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Taliban say they will attack US forces after end of withdrawal deadline

US Rep. Ilhan Omar (D-MN) (L) talks with Speaker of the House Nancy Pelosi (D-CA) during a rally with fellow Democrats before voting on H.R. 1, or the People Act, on the East Steps of the US Capitol on March 08, 2019 in Washington, DC. (AFP photo)
In this photograph taken on April 29, 2021 an Afghan national flag flutters on a mast at the Kandahar fire department in a US military base in Kandahar. (Photo by AFP)

The Taliban forces in Afghanistan have issued a warning of future attacks on US troops occupying the country, while the commander of foreign forces in the country has said they would respond forcefully.

Under a February 2020 peace deal between representatives of former US President Donald Trump and the Taliban forces, all foreign troops were to withdraw from the country by May 1.

The Taliban warned that it would resume attacks on US forces if the deadline is missed.

Taliban spokesperson Zabihullah Mujahid tweeted on Saturday that the passing deadline meant “this violation in principle has opened the way for (Taliban fighters) to take every counter-action it deems appropriate against the occupying forces.”

But he added that fighters were waiting on the decision of Taliban leadership.

The Taliban has largely stooped its attacks against foreign troops in the country since the peace deal was signed in the Qatari capital, Doha, last year.

Under the deal, all foreign troops were expected to leave Afghan soil by May in exchange for the Taliban to halt their attacks on American forces.

On the eve of the agreed deadline, envoys from Russia, China and Pakistan joined representatives from the US and Taliban in addition to Afghan government negotiators in the Qatari capital. The Taliban said the ongoing peace process was discussed in the meeting.

In other news, the commander of foreign forces in Afghanistan warned the Taliban against attacking foreign troops still present in the country after the passing of a May 1 deadline.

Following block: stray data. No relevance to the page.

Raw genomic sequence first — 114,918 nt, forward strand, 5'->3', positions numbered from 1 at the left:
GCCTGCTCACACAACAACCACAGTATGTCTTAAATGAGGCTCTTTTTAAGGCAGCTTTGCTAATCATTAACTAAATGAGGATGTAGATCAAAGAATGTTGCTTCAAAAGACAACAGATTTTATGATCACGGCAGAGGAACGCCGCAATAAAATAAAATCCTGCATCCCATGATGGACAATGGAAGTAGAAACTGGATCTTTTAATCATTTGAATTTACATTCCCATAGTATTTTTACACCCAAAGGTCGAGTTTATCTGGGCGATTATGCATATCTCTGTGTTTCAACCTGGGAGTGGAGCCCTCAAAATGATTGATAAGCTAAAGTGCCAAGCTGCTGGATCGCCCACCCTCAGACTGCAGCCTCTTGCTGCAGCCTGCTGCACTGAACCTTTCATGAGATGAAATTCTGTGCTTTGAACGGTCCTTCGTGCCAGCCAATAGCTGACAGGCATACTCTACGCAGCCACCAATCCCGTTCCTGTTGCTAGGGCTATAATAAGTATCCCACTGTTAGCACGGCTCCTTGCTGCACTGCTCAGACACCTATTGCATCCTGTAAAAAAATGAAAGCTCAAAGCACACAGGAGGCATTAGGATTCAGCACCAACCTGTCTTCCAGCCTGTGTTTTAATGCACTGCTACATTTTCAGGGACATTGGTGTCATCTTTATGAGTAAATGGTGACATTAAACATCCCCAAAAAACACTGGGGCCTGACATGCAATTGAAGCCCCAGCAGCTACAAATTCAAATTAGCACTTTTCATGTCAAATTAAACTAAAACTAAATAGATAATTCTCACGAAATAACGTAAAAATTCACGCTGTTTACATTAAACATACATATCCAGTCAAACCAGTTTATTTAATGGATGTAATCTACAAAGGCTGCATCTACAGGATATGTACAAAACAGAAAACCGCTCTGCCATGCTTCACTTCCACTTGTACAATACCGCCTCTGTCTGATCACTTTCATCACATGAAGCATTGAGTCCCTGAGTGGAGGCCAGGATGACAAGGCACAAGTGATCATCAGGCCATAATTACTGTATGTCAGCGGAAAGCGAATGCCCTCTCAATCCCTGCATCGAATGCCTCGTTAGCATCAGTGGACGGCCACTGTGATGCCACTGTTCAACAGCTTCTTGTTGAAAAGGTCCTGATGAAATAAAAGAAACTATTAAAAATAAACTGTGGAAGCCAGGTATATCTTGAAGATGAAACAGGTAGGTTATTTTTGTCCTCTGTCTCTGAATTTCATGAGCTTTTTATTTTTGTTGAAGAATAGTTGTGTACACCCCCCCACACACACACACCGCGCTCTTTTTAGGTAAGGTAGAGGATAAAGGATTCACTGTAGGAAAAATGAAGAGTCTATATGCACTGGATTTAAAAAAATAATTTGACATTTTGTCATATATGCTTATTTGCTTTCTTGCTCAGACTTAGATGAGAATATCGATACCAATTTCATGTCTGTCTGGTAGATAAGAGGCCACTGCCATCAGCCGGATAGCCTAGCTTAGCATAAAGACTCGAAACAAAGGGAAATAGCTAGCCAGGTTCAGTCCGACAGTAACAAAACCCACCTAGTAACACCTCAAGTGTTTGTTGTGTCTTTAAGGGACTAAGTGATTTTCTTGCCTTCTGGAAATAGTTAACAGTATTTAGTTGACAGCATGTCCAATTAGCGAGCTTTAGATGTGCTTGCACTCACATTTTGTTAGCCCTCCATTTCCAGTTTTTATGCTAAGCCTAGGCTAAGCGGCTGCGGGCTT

US Army General Scott Miller’s comments followed what a US forces spokesman described as “ineffective indirect fire” at an airfield in Kandahar that had caused no injuries or damage.

In a video posted to Twitter by the spokesman for US Forces in Afghanistan following Saturday’s incident, General Miller said it would be a mistake to move towards attacking foreign troops.

“Make no mistake, we have the military means to respond forcefully to any type of attacks against the coalition and the military means to support the (Afghan) security forces,” he said.

Experts warned that the risk of Taliban attacks against foreign troops, despite being "unlikely", should not be taken lightly.

 “We can’t rule out attacks,” said Michael Kugelman, deputy director of the Asia Program at the Woodrow Wilson Center in Washington. “That said, the Taliban is less likely to attack foreign forces now that it knows there is a specific date when they will be leaving.”

The military withdrawal of about 2,500 American soldiers and around 7,000 allied troops is scheduled to be completed by September 11.

The US along with its NATO allies invaded Afghanistan in 2001 under the guise of fighting terrorism and dismantling the Taliban.

The invasion — which has turned into the longest war in US history — removed the Taliban from power, but the militant group has never stopped its attacks, citing the foreign military presence as one of the main reasons behind its continued militancy.

Despite halting their attacks on foreign forces, Taliban attacks against Afghan military personnel and civilians have escalated in recent weeks, with more than a hundred Afghan security forces personnel killed.

On Friday, a huge blast in eastern Logar killed dozens as they broke their fast during the holy Islamic month of Ramadan.

The Afghan government vowed to take hard revenge from Taliban after a powerful vehicle-borne bomb went off in Afghanistan’s eastern province of Logar on Friday.

In related news, the acting minister of defense, Gen. Yasin Zia, confirmed on Saturday that the US and NATO forces had started their exit from the country.

“The withdrawal of foreign forces has practically started,” he said. “They will hand over the areas where their logistics issues have been addressed will be handed (to Afghan forces) by the end of this week,” Zia said.

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